Vladimir Hirsch: It is not always precise, but I use some rules in intervals, rhythm, density of sound and tonal principles – maybe a little similar to serial techniques. There’s an important relation between the density of sound in vertical axe and tonal and rhythmic structure in horizontal line structure

Chain D.L.K.: Does “Sense geometry” refer to this way of working?
Vladimir Hirsch: It represents an attempt to apply musical geometry or musical symbolism of geometry in my works.

Chain D.L.K.: In what way?
Vladimir Hirsch: That album was inspired by the theory of fractals, by searching for symmetry of the asymmetrical. It is a sort of musical symbolism of that, expressed by relatively simple patterns of intervals, rhythms and melody and their relative motion.

Chain D.L.K.: So we can say that on your music the mathematics of sound has a basic relevance because music is mathematics applied to sound, right?

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Vladimir Hirsch: It can be understood that way, the idea is expressed by some sort of musical mathematic formula and its form, including organization of sound.

Chain D.L.K.: How much has your concept of music changed from your early days when you played the organ and what have been the main steps in that process?
Vladimir Hirsch: It was a long way, some kind of spiral. I begun with classical music and stepwise have come back, but arriving at another level and during the path, the rock and jazz influences left me. Now I like experimenting, I don’t like to make music with established stereotypes.

Chain D.L.K.: What about you live activity? How do you conceive it?
Vladimir Hirsch: Usually I do few shows a year (next will be the next Saturday at an industrial festival). I have problems with shows, because only the industrial milieu is able to accept this kind of music, the classical don’t. Therefore I use industrial cultural spaces, however (for example this week) I know that my music does not quite fit in with that sort of contemporary post-industrial situation.

Chain D.L.K.: If you should have to describe your live action what would you say?
Vladimir Hirsch: I use synchronized video projection, that would be some application of visual synaesthetics. My live actions are not performances, they are only about music. I like to be on stage in the dark. I want the people to be focused on musical contents without the personification with the subject who’s playing it. The same goes for the visuals.

Chain D.L.K.: “Underlying Scapes” is your newest album. What is its concept?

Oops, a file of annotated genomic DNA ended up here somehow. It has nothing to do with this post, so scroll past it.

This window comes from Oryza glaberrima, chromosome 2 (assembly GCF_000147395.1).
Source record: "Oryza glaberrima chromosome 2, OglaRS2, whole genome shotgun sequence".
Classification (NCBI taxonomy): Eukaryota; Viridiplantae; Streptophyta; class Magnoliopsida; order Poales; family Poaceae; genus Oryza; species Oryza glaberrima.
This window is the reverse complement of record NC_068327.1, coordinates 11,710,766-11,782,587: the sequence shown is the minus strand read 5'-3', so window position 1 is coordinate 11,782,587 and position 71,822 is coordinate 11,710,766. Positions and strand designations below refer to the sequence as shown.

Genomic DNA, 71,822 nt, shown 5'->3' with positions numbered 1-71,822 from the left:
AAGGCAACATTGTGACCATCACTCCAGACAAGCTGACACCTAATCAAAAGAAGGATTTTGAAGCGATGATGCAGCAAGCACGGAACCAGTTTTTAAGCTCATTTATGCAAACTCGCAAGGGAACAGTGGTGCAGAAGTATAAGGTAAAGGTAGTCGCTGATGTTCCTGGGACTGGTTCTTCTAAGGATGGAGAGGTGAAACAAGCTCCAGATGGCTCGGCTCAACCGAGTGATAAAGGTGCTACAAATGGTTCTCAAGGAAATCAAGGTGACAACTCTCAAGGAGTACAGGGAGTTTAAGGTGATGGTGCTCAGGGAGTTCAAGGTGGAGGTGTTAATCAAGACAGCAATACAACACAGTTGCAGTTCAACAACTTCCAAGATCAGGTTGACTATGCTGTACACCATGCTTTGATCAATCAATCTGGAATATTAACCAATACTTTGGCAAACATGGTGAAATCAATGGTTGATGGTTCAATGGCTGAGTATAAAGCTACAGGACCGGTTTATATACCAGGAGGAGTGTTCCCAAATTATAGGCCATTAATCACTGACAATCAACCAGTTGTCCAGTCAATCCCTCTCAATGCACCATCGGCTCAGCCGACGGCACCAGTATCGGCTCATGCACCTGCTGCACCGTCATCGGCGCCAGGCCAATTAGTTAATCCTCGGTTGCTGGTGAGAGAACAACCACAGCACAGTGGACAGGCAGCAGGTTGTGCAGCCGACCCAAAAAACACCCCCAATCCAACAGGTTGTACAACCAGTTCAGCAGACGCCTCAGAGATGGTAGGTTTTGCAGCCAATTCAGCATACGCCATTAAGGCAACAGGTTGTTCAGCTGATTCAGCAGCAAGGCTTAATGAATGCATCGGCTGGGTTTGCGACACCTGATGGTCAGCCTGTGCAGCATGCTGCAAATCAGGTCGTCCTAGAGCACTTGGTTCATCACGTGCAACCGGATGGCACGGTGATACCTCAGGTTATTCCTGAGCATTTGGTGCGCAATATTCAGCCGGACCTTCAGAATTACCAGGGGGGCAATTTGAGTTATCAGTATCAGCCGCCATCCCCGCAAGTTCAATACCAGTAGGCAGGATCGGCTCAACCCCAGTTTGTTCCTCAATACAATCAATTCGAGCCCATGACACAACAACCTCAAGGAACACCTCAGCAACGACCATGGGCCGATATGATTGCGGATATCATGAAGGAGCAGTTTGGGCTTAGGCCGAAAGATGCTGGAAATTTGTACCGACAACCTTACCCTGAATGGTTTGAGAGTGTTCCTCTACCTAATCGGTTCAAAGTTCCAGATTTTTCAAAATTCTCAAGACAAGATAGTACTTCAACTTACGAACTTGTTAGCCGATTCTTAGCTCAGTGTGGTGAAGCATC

Vladimir Hirsch: Even if it is my newest, that album is from 2003. It has just been remastered and released under a different name. It could be seen as a sort of “journey” into subconsciousness, into some regions of subliminal perception and understanding. Confrontation between the surreal and real world. Whether or not it works depends on the listener…

Chain D.L.K.: You lived under a Totalitarian regime. How’s your vision of the world of today?
Vladimir Hirsch: I am not a friend of conspiracy theories, but I consider contemporary “democratic” worlds only as some kind of new Totalitarian system. They are more sophisticated, they use better manipulative methods and replenish basic desires and instincts but with the same aim of the previous regimes.

Chain D.L.K.: In your opinion, why aren’t people rioting?
Vladimir Hirsch: As I said – they are replenishing the basic needs and their brains are washed constantly by a sophisticated faked satisfaction. This is possible only if you have suggestible people and there’s a constant tuning of the system. The power of multimedia is immense. If people have been educated in that way since childhood without any counterpoint, they can be easily manipulated.One of the best examples are internet discussions – they replenish a subject having the feeling of being free. After that sort of relaxation, they relieve the tensions and don’t have the urge to go out and scream their opinions.

Chain D.L.K.: Do you think is there a way to shake the masses?
Vladimir Hirsch: I am very pessimistic – some catastrophe or real miracle, nothing else, but I am not sure if that would even work… The main reason of the descent of “western” civilization is anthropocentrism. It leads to de-spiritualization and destruction of values that transcend the human being.

Visit Vladimir Hirsch on the web at:


[interviewed by Maurizio Pustianaz] [proofreading by Ian Hall]